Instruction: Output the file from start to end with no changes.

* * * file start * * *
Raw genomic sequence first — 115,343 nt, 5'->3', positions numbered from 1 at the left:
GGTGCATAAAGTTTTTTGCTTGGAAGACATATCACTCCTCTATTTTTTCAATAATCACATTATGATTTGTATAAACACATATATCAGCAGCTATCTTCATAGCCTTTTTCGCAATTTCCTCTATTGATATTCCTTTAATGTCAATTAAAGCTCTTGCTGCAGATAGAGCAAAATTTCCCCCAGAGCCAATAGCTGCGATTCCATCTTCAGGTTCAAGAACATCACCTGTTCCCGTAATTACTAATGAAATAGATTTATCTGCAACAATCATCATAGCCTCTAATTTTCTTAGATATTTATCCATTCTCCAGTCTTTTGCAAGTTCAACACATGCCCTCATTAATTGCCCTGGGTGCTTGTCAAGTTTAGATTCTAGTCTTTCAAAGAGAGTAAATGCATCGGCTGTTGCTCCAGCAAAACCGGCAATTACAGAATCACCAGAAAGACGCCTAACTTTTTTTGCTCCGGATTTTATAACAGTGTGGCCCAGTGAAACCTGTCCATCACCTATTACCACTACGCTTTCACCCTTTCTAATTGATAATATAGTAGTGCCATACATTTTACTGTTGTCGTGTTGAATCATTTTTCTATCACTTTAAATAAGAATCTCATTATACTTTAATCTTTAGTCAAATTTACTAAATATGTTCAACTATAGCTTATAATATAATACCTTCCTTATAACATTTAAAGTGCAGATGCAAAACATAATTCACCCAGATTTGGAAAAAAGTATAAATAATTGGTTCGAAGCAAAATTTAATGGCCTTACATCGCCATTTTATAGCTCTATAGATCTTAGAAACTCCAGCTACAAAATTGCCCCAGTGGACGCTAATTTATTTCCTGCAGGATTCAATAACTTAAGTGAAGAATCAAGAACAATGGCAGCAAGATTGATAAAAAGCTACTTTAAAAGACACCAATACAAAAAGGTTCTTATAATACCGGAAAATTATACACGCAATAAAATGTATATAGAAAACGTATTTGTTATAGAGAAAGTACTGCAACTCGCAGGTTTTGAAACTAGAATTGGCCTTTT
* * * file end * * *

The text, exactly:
Raw genomic sequence first — 115,343 nt, 5'->3', positions numbered from 1 at the left:
GGTGCATAAAGTTTTTTGCTTGGAAGACATATCACTCCTCTATTTTTTCAATAATCACATTATGATTTGTATAAACACATATATCAGCAGCTATCTTCATAGCCTTTTTCGCAATTTCCTCTATTGATATTCCTTTAATGTCAATTAAAGCTCTTGCTGCAGATAGAGCAAAATTTCCCCCAGAGCCAATAGCTGCGATTCCATCTTCAGGTTCAAGAACATCACCTGTTCCCGTAATTACTAATGAAATAGATTTATCTGCAACAATCATCATAGCCTCTAATTTTCTTAGATATTTATCCATTCTCCAGTCTTTTGCAAGTTCAACACATGCCCTCATTAATTGCCCTGGGTGCTTGTCAAGTTTAGATTCTAGTCTTTCAAAGAGAGTAAATGCATCGGCTGTTGCTCCAGCAAAACCGGCAATTACAGAATCACCAGAAAGACGCCTAACTTTTTTTGCTCCGGATTTTATAACAGTGTGGCCCAGTGAAACCTGTCCATCACCTATTACCACTACGCTTTCACCCTTTCTAATTGATAATATAGTAGTGCCATACATTTTACTGTTGTCGTGTTGAATCATTTTTCTATCACTTTAAATAAGAATCTCATTATACTTTAATCTTTAGTCAAATTTACTAAATATGTTCAACTATAGCTTATAATATAATACCTTCCTTATAACATTTAAAGTGCAGATGCAAAACATAATTCACCCAGATTTGGAAAAAAGTATAAATAATTGGTTCGAAGCAAAATTTAATGGCCTTACATCGCCATTTTATAGCTCTATAGATCTTAGAAACTCCAGCTACAAAATTGCCCCAGTGGACGCTAATTTATTTCCTGCAGGATTCAATAACTTAAGTGAAGAATCAAGAACAATGGCAGCAAGATTGATAAAAAGCTACTTTAAAAGACACCAATACAAAAAGGTTCTTATAATACCGGAAAATTATACACGCAATAAAATGTATATAGAAAACGTATTTGTTATAGAGAAAGTACTGCAACTCGCAGGTTTTGAAACTAGAATTGGCCTTTT